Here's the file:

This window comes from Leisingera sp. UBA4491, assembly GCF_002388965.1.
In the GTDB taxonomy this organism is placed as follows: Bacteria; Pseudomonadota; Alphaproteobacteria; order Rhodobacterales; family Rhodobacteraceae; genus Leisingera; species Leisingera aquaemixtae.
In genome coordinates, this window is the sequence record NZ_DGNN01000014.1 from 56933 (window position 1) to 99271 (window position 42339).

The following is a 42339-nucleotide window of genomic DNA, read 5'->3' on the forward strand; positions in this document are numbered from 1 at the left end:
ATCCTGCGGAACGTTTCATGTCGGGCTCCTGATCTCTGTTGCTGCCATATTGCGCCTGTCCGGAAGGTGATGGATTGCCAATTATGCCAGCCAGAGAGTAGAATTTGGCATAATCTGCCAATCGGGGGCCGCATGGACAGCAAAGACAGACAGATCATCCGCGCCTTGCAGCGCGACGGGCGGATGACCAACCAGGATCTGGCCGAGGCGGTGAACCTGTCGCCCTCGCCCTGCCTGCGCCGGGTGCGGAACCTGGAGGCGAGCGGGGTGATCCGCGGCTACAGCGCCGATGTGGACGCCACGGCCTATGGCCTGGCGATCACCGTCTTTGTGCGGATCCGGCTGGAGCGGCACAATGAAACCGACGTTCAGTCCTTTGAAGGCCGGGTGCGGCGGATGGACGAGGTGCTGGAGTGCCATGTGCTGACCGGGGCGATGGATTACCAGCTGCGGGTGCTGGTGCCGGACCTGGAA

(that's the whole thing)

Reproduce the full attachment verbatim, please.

This window comes from Leisingera sp. UBA4491, assembly GCF_002388965.1.
In the GTDB taxonomy this organism is placed as follows: Bacteria; Pseudomonadota; Alphaproteobacteria; order Rhodobacterales; family Rhodobacteraceae; genus Leisingera; species Leisingera aquaemixtae.
In genome coordinates, this window is the sequence record NZ_DGNN01000014.1 from 56933 (window position 1) to 99271 (window position 42339).

The following is a 42339-nucleotide window of genomic DNA, read 5'->3' on the forward strand; positions in this document are numbered from 1 at the left end:
ATCCTGCGGAACGTTTCATGTCGGGCTCCTGATCTCTGTTGCTGCCATATTGCGCCTGTCCGGAAGGTGATGGATTGCCAATTATGCCAGCCAGAGAGTAGAATTTGGCATAATCTGCCAATCGGGGGCCGCATGGACAGCAAAGACAGACAGATCATCCGCGCCTTGCAGCGCGACGGGCGGATGACCAACCAGGATCTGGCCGAGGCGGTGAACCTGTCGCCCTCGCCCTGCCTGCGCCGGGTGCGGAACCTGGAGGCGAGCGGGGTGATCCGCGGCTACAGCGCCGATGTGGACGCCACGGCCTATGGCCTGGCGATCACCGTCTTTGTGCGGATCCGGCTGGAGCGGCACAATGAAACCGACGTTCAGTCCTTTGAAGGCCGGGTGCGGCGGATGGACGAGGTGCTGGAGTGCCATGTGCTGACCGGGGCGATGGATTACCAGCTGCGGGTGCTGGTGCCGGACCTGGAA